The Templar Order thus perfected and introduced to Western Europe the classical practices of a “Safety Deposit Box” for small personal items, and the “Safe Keeping Receipt” (SKR) system for large precious treasures or collections, as provided by modern banks worldwide.  This is evidenced by one prime example of a legal Templar withdrawal receipt, signed by King James and Queen Yolanda of Aragon in 1240 AD:

Be it known to all that We… acknowledge that We have received and possess all and every jewel that we had deposited and put in the Safe Keeping in the house of the Temple of Monzon.  Wherefore we declare the houses of the Temple and all brothers freed from all chains from us and ours concerning all the said jewels. …  Sign of James, by the Grace of God” [21].

 

Templar No-Interest Loans – By ca. 1250 AD, the value of and demand for Templar Sovereign Coins, as well as deposits from Trusts, Travelers Cheques and Bonds, and Safe Keeping Boxes, gave the Templar Order enormous monetary liquidity internationally.  The Order actively used this liquidity to benefit society, greatly facilitating the advancement of European civilization, by giving Loans.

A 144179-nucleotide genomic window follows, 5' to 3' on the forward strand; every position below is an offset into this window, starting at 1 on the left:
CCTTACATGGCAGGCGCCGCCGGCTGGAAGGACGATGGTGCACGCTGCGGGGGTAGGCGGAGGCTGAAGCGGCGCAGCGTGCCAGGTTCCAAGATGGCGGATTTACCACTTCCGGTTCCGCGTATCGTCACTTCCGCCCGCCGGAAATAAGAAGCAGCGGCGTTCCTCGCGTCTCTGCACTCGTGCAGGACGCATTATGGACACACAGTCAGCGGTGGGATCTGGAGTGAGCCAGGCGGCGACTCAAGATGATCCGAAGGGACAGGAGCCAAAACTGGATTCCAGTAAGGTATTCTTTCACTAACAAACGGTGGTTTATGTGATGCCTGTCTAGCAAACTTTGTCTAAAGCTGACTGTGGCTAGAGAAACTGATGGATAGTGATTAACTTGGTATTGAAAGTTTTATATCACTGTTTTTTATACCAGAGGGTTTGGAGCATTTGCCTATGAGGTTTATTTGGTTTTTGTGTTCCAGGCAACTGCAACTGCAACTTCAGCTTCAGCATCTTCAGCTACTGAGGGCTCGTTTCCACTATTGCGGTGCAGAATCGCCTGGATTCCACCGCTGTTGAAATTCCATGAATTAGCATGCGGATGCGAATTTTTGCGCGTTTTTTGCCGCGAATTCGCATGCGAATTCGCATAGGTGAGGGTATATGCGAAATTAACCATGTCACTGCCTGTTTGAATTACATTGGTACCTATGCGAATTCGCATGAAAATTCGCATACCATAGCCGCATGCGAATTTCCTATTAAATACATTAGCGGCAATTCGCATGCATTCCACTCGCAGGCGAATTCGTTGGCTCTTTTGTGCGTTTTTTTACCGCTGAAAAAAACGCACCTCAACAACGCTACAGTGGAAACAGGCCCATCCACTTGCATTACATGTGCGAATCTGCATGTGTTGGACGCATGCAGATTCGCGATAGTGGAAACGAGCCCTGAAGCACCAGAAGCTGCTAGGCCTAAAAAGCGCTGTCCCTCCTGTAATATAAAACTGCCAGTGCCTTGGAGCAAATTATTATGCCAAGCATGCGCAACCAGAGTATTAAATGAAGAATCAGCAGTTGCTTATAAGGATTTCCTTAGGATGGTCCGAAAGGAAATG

‘The Money Lender’ (ca. 1895 AD) by Max Gaisser of Munich (Detail)

Some modern researchers have theorized that the Templar Order may have circumvented the Biblical prohibition of “usury”, by technically charging “profits” instead of “interest” on Loans.  However, historians have conclusively proven this false, explaining that business or property revenues were only collected because “[Templar] loans were made on the security of an income from land or a benefice [business or estate]” [22].